Great question. There are three ways, in descending order of effort (it would be ascending but we’re not fully quite ready with the third option.):
1) Option 1: using the Tariff data
You can get a tariff and all of its rates via the Tariff method. The rate structure includes time of use and holidays and seasons so you can effectively account for all the times of when the electricity was used. To get an accurate calculation you would need to separate out your usage numbers into the right buckets, such ‘On Peak’ usage, ‘Off Peak’ usage, etc.
Each of the time of use periods have their own rates so once the buckets are filled with accurate usage numbers the calculation will return accurate numbers.
2) Option 2: using the Price method
The Price method gives the real time price of a Tariff, and also gives the changes in price over a period of time. When you call the Price method on a tariff for a given date range it will show you the price of this tariff throughout the date range. For example, if you’re calculating June 1 – June 30, the first price could be $.06/kWh at 12 a.m. on 6/1. Then the price would change to $.10/kWh at 2 p.m. on 6/1, then back to $.06 at 8 p.m. And so on, till the end of the month. You can sum up your usage data into these buckets to get a total cost.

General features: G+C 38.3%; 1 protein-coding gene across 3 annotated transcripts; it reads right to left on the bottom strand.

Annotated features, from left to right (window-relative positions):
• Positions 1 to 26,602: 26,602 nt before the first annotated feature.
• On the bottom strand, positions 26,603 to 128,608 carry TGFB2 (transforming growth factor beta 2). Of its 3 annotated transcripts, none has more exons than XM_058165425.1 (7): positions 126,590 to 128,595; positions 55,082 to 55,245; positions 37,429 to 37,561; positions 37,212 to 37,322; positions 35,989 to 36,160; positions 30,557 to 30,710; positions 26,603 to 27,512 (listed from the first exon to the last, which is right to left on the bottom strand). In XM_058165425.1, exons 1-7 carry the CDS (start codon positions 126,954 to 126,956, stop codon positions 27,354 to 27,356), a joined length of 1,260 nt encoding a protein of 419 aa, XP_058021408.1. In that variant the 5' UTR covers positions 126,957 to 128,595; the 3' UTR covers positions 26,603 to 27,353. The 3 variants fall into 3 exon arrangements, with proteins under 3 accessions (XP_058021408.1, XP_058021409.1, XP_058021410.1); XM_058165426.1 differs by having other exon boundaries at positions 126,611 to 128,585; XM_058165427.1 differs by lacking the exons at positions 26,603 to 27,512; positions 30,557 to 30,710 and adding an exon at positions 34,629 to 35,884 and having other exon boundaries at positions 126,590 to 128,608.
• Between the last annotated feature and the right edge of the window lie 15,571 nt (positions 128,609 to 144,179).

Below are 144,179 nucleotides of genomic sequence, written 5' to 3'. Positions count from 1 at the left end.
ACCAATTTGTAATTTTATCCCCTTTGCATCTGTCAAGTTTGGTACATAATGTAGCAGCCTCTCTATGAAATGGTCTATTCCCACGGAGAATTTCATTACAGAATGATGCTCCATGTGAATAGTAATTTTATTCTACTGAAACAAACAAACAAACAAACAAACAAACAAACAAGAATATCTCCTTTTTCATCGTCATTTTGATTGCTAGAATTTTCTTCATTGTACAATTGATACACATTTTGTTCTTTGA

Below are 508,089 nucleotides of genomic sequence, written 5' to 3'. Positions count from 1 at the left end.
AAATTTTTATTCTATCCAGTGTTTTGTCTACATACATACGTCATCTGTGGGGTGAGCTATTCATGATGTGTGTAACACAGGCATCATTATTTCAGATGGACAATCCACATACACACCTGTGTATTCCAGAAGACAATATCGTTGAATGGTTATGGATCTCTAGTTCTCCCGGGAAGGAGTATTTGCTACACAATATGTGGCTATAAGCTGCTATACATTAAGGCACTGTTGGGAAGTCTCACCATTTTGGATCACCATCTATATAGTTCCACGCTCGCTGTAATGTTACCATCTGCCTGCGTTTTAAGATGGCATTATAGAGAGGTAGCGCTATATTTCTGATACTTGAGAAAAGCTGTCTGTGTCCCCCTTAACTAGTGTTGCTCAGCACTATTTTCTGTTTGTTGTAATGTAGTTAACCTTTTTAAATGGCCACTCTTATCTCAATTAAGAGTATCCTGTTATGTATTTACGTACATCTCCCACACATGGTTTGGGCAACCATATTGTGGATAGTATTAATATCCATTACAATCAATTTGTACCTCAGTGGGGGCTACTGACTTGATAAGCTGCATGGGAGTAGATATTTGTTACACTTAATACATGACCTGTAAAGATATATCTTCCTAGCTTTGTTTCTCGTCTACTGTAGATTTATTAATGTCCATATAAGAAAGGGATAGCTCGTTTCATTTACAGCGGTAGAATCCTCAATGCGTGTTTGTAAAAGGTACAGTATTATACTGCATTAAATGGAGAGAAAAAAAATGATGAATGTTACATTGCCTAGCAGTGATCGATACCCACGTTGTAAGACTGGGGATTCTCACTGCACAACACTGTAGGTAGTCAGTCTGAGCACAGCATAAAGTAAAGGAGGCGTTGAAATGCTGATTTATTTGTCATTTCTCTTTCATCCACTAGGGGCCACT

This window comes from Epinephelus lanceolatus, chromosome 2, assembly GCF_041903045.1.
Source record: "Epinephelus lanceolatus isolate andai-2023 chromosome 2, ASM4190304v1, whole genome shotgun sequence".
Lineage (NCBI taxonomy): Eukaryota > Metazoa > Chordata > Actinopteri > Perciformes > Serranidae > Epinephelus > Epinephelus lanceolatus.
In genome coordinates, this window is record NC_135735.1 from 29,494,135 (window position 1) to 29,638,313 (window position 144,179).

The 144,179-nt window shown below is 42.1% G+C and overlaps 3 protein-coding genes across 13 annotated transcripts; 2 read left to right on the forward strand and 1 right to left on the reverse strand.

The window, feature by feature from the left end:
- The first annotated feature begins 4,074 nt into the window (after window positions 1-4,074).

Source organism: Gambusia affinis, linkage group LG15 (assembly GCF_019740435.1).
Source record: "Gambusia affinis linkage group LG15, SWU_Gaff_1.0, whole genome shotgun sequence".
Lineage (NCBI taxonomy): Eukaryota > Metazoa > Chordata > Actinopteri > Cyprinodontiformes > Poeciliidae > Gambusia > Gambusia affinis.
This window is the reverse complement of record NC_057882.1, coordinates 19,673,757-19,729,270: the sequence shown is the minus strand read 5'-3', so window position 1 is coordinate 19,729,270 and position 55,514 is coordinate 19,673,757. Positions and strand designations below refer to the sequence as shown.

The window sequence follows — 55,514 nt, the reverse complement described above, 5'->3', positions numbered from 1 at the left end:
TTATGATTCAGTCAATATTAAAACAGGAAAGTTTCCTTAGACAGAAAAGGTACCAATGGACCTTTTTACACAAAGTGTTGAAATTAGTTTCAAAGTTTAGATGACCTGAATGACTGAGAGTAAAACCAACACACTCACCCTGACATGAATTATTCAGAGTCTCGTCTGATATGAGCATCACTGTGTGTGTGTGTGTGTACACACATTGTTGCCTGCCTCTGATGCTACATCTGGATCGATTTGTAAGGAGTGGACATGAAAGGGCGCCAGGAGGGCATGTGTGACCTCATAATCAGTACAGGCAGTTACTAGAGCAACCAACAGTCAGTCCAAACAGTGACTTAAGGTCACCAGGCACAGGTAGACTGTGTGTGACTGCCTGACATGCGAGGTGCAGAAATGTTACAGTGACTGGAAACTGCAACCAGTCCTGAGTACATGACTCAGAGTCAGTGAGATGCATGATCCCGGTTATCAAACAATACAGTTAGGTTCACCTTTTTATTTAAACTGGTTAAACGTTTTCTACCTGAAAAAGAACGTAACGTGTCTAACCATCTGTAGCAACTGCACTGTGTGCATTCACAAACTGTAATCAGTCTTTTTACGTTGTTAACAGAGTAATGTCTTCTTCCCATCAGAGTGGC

3) Option 3: using the Genability Calculator
This is by far the easiest option. The calculator takes in actual usage data such as what you would get from a meter reading and calculates the cost of a tariff. It can also take aggregated usage data, e.g. 1000 kWh for a month, but this will result in a less accurate result. Using the calculator you can essentially reconstruct an entire bill using the Genability Calculator.
The calculator is currently in private alpha and we’re opening it up to people to start trying out. If would like to try it out or would like to learn more please send us a mail at firstname.lastname@example.org. We’d love to have you onboard.
As always, you can find documentation for all of our APIs here.